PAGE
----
Follow the Russian Road Trip track in a larger map
Driving towards the Urals, the Tran-Siberian Highway makes a slight detour into Kazakhstan. If you don’t have a multi-entry Russian visa (or a Kazakh visa), take the E-30 highway around northern Kazakhstan. The E-30 reunites with the Trans-Siberian Highway – referred to on signs as the M-51 Federal Highway – just west of the northernmost tip of Kazakhstan in the small Russian town of Makushino. The next major city is Chelyabinsk (five hours, 400 kilometers from Makushino).
Meteors, museums, and mines
A view of Chelyabinsk Local Studies Museum from the Miass river. Photo credit: Lori/Legion-Media
Located on the Miass River, Chelyabinsk is the gateway to the Urals. Although Chelyabinsk briefly captured the world’s attention after a massive meteor crashed nearby in 2013, it is better known as an industrial and mining center and rarely makes it onto travel itineraries. But Chelyabinsk’s location near many of the most stunning parts of the Urals makes it a fine place to base your adventures.
The pedestrian street, ul. Kirova, leads north from Ploshchad Revolyutsii in the heart of Chelyabinsk all the way to the Miass River. The Regional Art Museum has two branches on either end of ul. Kirova, which makes for a pleasant walk if you want to view both parts of the museum. The first location (Pl. Revolyutsii 1) contains the work of Ural artists while the second museum (ul. Truda 92 A), off the northern end of ul. Kirova, features classical art and porcelain. The nearby Local Studies Museum (ul. Truda 100) houses displays on the flora and fauna of the region.
The Park City Hotel (ul. Lesoparkovaya 6) is a modern European-style hotel that provides parking. Standard rooms start at roughly $100 a night.
Into the Urals
Zyuratkul national park, Southern Urals. Photo credit: Lori/Legion-Media
Beyond Chelyabinsk, the M-51 turns into the M-5, which leads into an area of forested mountains and lakes. The waters of Lake Turgoyak (two hours, 120 kilometers from Chelyabinsk) are so transparent that Turgoyak has been nicknamed Lake Baikal’s younger brother. The Golden Beach resort on Turgoyak offers luxurious cabins as well as boat rentals, fishing, horseback riding and a seasonal ski slope nearby. Contact the Empire of Tourism travel agency to book a stay at Golden Beach.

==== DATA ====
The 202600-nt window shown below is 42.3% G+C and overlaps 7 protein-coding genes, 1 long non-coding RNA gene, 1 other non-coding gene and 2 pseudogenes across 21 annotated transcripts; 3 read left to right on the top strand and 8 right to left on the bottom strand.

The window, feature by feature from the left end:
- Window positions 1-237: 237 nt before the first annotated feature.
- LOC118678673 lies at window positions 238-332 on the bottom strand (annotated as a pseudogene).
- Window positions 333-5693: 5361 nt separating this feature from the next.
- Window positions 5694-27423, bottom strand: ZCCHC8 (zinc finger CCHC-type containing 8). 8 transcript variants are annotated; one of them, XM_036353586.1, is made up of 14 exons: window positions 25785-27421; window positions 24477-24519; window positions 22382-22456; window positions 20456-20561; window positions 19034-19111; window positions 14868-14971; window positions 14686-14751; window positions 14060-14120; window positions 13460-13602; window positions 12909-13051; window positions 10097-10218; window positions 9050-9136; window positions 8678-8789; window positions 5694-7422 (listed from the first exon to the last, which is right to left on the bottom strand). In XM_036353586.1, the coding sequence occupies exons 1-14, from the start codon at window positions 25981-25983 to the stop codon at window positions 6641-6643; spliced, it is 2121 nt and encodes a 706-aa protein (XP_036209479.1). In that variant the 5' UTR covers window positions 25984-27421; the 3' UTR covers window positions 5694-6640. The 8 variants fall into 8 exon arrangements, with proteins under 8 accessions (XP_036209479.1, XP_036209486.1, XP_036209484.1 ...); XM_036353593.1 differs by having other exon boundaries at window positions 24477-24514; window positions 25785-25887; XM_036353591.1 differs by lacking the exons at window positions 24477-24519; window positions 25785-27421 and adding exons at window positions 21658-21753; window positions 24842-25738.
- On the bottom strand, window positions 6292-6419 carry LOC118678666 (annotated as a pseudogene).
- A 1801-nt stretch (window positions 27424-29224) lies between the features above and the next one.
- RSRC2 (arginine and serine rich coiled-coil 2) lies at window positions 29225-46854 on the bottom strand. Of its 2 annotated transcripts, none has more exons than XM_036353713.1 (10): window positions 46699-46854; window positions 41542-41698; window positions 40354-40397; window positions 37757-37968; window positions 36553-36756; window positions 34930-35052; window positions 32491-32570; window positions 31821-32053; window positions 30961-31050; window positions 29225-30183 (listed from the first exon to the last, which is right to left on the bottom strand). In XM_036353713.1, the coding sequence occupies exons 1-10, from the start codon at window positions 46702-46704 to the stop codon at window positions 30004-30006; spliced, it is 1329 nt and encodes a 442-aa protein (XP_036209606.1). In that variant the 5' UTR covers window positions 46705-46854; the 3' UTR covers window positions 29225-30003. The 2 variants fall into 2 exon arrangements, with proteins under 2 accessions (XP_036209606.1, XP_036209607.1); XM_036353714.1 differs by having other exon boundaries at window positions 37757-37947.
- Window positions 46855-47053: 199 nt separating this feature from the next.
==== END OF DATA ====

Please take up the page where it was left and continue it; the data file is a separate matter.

The mountains outside Chelyabinsk are also home to several beautiful parks. The town of Zlatoust (two hours, 145 kilometers from Chelyabinsk) is the jumping off point for the Taganay National Park where you can hike some of the tallest mountains in the Urals. You can arrange to stay at cabins inside Taganay at the park entrance. Ural Expeditions & Tours, based in Yekaterinburg, offers two-day hiking trips in Taganay. Tours cost $380 for a group of six.
Also worth visiting is the slightly more remote Zyuratkul National Park just south of the Trans-Siberian Highway (three hours, 200 kilometers from Chelyabinsk). Inside the park you can hike or relax by Lake Zyuratkul, one of the most picturesque lakes in the Urals. Simple guesthouses can be rented for as little as $10 per day.
Westward to Europe
Lala-Tulpan ('a tulip in bloom') mosque in Ufa. Photo credit: Lori/Legion-Media
From the national parks of the southern Urals, the M-5 leads west to Ufa (4.5 hours, 260 kilometers from Zyuratkul), the capital of the Republic of Bashkortostan. You can make your base in Ufa while exploring the surrounding country or soaking up the culture of the Bashkirs, a Turkic people that have called the area home for centuries.
The Bashkortostan National Museum (ul. Sovetskaya 14) is probably the best spot to start learning about Bashkir history. Continue your exploration of Bashkir heritage by checking out some of Ufa’s unique mosques. Lala Tulpan (ul. Komarova 5) and Sobornaya Ufimskaya (ul. Tukaeva 52) are two of the city’s most prominent.
You can easily visit the nearby national parks and lakes from Ufa, but Chelyabinsk is a better option for making day trips. If you choose to stay in Ufa, Ural Expeditions runs a rafting tour on the nearby Ufa River, with a two-day tour costing $240 for six people.
The Urals represent the biggest landmark of the entire journey across the Trans-Siberian Highway. After 7,500 kilometers of driving from the Sea of Japan, Asia finally disappears behind you.
Welcome to Europe.
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